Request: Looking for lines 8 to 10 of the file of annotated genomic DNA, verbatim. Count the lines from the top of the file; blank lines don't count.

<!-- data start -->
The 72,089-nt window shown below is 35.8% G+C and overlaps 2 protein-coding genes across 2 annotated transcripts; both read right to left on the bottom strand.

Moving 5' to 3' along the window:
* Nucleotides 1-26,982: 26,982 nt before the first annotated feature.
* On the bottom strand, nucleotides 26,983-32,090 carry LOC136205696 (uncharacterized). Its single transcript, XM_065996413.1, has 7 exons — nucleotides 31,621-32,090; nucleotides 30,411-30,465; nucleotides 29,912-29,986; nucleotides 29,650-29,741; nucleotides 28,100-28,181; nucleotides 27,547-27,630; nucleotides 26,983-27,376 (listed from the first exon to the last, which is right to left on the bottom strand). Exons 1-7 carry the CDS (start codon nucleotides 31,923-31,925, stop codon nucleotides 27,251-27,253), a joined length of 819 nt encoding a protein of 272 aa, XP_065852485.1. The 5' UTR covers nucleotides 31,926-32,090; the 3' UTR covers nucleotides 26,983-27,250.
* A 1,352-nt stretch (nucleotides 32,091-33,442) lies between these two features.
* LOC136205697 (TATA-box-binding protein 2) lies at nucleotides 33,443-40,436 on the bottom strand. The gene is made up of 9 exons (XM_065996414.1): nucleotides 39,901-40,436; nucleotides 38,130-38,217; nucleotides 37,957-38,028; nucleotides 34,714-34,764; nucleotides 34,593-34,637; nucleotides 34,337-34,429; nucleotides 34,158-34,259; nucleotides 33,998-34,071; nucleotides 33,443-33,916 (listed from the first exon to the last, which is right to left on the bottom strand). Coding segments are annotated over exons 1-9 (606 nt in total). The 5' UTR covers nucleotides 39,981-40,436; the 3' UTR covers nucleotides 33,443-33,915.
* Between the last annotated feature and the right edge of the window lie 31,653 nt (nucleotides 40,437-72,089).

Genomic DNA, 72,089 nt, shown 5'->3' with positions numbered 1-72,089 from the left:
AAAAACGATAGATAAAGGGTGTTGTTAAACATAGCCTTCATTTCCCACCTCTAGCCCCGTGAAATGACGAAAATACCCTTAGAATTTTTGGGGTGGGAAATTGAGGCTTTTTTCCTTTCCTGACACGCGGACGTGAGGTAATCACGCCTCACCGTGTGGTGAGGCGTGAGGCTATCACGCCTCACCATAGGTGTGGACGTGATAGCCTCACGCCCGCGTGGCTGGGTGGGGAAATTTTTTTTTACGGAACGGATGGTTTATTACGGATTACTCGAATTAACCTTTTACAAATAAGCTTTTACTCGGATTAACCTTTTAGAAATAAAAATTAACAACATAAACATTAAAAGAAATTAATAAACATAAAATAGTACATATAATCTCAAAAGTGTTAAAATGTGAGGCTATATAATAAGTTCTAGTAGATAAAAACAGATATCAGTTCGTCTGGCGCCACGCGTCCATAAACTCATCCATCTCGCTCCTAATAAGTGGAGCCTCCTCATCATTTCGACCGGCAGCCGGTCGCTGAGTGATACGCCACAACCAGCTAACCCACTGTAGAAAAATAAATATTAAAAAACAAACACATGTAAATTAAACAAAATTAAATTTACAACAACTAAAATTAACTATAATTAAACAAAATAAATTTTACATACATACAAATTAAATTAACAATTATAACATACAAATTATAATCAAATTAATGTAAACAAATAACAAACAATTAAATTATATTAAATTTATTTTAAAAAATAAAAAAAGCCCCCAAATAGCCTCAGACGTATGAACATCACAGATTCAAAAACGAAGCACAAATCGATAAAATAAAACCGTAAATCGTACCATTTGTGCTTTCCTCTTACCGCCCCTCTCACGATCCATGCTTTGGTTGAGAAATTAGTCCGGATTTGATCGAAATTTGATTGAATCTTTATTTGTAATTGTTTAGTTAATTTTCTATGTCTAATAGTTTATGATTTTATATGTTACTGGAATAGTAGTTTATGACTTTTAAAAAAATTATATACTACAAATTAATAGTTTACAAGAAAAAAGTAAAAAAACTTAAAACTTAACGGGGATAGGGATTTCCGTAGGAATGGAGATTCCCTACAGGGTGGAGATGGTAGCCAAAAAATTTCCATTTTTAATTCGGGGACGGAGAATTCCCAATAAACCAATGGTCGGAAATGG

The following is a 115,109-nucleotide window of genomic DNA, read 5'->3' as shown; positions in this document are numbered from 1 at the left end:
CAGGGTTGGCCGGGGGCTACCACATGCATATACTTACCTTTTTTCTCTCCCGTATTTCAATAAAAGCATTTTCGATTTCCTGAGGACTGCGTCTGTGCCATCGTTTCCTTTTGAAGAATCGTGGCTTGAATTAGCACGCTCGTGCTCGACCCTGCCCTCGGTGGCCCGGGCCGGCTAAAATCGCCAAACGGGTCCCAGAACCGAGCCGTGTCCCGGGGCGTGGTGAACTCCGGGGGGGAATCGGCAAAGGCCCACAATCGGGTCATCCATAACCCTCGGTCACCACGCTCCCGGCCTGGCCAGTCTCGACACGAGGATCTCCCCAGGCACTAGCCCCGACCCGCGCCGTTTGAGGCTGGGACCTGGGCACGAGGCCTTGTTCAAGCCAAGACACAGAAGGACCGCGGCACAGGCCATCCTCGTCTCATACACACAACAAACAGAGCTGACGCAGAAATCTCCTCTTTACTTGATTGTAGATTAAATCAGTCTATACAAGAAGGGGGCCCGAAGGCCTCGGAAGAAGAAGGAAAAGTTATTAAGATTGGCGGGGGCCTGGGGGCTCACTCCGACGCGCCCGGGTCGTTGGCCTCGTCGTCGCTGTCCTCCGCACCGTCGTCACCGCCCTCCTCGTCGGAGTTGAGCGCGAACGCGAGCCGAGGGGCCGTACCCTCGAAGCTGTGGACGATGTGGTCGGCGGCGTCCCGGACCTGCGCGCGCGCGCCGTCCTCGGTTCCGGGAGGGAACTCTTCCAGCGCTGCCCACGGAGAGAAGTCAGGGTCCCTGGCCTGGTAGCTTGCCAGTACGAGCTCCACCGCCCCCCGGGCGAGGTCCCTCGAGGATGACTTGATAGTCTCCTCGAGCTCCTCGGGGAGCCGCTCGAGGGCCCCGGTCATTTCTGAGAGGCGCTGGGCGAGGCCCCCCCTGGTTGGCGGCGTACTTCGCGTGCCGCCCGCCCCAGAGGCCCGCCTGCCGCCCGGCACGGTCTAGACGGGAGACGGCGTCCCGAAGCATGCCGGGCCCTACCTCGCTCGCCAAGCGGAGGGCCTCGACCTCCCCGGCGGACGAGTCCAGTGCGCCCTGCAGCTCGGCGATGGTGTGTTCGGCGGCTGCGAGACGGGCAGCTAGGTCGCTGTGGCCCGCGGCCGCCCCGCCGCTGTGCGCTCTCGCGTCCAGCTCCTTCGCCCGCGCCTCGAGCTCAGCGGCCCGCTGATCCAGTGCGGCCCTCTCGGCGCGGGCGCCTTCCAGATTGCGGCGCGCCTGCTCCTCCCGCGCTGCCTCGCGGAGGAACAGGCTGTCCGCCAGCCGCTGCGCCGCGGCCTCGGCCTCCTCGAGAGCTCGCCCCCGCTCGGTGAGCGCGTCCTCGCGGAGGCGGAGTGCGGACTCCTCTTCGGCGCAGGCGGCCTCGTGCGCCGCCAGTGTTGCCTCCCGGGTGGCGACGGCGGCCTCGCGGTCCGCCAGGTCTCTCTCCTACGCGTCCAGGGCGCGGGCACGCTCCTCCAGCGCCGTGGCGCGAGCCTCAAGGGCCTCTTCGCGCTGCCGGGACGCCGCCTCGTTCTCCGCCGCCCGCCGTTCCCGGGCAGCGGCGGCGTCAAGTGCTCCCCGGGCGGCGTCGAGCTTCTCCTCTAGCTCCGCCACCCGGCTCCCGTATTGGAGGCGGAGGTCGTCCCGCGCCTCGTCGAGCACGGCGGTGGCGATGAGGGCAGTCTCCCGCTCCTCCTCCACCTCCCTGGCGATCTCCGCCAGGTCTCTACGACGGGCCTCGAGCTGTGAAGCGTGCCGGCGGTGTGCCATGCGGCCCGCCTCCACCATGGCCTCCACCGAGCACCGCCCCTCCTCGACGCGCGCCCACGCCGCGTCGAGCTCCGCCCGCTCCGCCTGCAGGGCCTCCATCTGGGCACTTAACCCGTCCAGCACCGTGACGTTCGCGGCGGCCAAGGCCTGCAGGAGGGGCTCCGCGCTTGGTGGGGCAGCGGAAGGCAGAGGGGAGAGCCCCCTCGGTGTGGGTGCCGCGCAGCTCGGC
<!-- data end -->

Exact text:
Genomic DNA, 72,089 nt, shown 5'->3' with positions numbered 1-72,089 from the left:
AAAAACGATAGATAAAGGGTGTTGTTAAACATAGCCTTCATTTCCCACCTCTAGCCCCGTGAAATGACGAAAATACCCTTAGAATTTTTGGGGTGGGAAATTGAGGCTTTTTTCCTTTCCTGACACGCGGACGTGAGGTAATCACGCCTCACCGTGTGGTGAGGCGTGAGGCTATCACGCCTCACCATAGGTGTGGACGTGATAGCCTCACGCCCGCGTGGCTGGGTGGGGAAATTTTTTTTTACGGAACGGATGGTTTATTACGGATTACTCGAATTAACCTTTTACAAATAAGCTTTTACTCGGATTAACCTTTTAGAAATAAAAATTAACAACATAAACATTAAAAGAAATTAATAAACATAAAATAGTACATATAATCTCAAAAGTGTTAAAATGTGAGGCTATATAATAAGTTCTAGTAGATAAAAACAGATATCAGTTCGTCTGGCGCCACGCGTCCATAAACTCATCCATCTCGCTCCTAATAAGTGGAGCCTCCTCATCATTTCGACCGGCAGCCGGTCGCTGAGTGATACGCCACAACCAGCTAACCCACTGTAGAAAAATAAATATTAAAAAACAAACACATGTAAATTAAACAAAATTAAATTTACAACAACTAAAATTAACTATAATTAAACAAAATAAATTTTACATACATACAAATTAAATTAACAATTATAACATACAAATTATAATCAAATTAATGTAAACAAATAACAAACAATTAAATTATATTAAATTTATTTTAAAAAATAAAAAAAGCCCCCAAATAGCCTCAGACGTATGAACATCACAGATTCAAAAACGAAGCACAAATCGATAAAATAAAACCGTAAATCGTACCATTTGTGCTTTCCTCTTACCGCCCCTCTCACGATCCATGCTTTGGTTGAGAAATTAGTCCGGATTTGATCGAAATTTGATTGAATCTTTATTTGTAATTGTTTAGTTAATTTTCTATGTCTAATAGTTTATGATTTTATATGTTACTGGAATAGTAGTTTATGACTTTTAAAAAAATTATATACTACAAATTAATAGTTTACAAGAAAAAAGTAAAAAAACTTAAAACTTAACGGGGATAGGGATTTCCGTAGGAATGGAGATTCCCTACAGGGTGGAGATGGTAGCCAAAAAATTTCCATTTTTAATTCGGGGACGGAGAATTCCCAATAAACCAATGGTCGGAAATGG

The following is a 115,109-nucleotide window of genomic DNA, read 5'->3' as shown; positions in this document are numbered from 1 at the left end: